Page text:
The Western Australia Court of Appeal has recently handed down an interesting decision on the meaning of “publication” in the context of defamatory material posted on the internet. The case is Sims v Jooste (No 2). Continue reading
In the case of Niemela v Google (2015 BCSC 1024) the Supreme Court of British Columbia dismissed a claim for a worldwide interim libel injunction against Google by a Vancouver lawyer who had been subject to online abuse by someone he alleged to have been a former client. The Judge entered summary judgment for Google on the whole action. Continue reading
In the case of Bleyer v Google ( NSWSC 897) the Supreme Court of New South Wales stayed a libel action against Google Inc based on defamatory snippets because the resources of the court and the parties that would be expended were disproportionate to the plaintiff’s interest in obtaining vindication. In the course of her judgment McCallum J held that Google was not the publisher of the results produced by its search engine. Continue reading
Google has for the most part successfully fought off attempts to make it liable for third party publications, or search results. But, given the company’s enormous power and influence over the online world, it is unsurprising that claims against it and its subsidiaries continue to be brought. In Rana v Google Australia Pty Ltd ( FCA 60), an Australian court considered whether such a claim could be made, or served on the American parent company. Continue reading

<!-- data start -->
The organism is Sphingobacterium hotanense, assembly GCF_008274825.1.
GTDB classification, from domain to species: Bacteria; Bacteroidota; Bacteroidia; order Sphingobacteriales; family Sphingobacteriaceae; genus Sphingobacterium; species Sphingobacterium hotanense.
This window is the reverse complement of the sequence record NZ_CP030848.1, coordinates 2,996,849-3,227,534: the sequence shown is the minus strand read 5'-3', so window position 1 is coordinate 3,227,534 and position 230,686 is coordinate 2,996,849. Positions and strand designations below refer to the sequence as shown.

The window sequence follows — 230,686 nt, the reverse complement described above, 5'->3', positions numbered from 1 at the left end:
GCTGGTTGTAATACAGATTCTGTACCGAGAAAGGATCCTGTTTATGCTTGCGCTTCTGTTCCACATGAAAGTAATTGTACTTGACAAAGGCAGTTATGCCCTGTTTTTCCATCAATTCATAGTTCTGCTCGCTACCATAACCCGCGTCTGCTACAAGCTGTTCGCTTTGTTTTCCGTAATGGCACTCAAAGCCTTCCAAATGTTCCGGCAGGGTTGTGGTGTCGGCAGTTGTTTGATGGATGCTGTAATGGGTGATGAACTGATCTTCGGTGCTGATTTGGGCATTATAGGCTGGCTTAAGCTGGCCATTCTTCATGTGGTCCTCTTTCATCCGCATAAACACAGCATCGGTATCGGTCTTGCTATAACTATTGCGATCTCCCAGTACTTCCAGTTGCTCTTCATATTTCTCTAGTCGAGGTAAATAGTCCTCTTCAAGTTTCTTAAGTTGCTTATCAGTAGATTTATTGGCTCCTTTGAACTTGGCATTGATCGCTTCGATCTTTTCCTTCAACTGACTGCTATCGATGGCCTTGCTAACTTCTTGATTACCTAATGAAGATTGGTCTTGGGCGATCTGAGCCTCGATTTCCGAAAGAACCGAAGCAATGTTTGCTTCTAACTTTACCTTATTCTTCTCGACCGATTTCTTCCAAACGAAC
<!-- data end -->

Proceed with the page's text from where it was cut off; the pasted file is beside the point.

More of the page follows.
The real “democratic deficit” in the courts is about limited public access not “unelected judges“, Adam Wagner, a barrister at One Crown Office Row, argued on the UK Human Rights Blog at the weekend, challenging a recent political and media narrative.
In his view, the internet age necessitates “a completely new understanding of the old adage ‘Not only must Justice be done; it must also be seen to be done‘”. Continue reading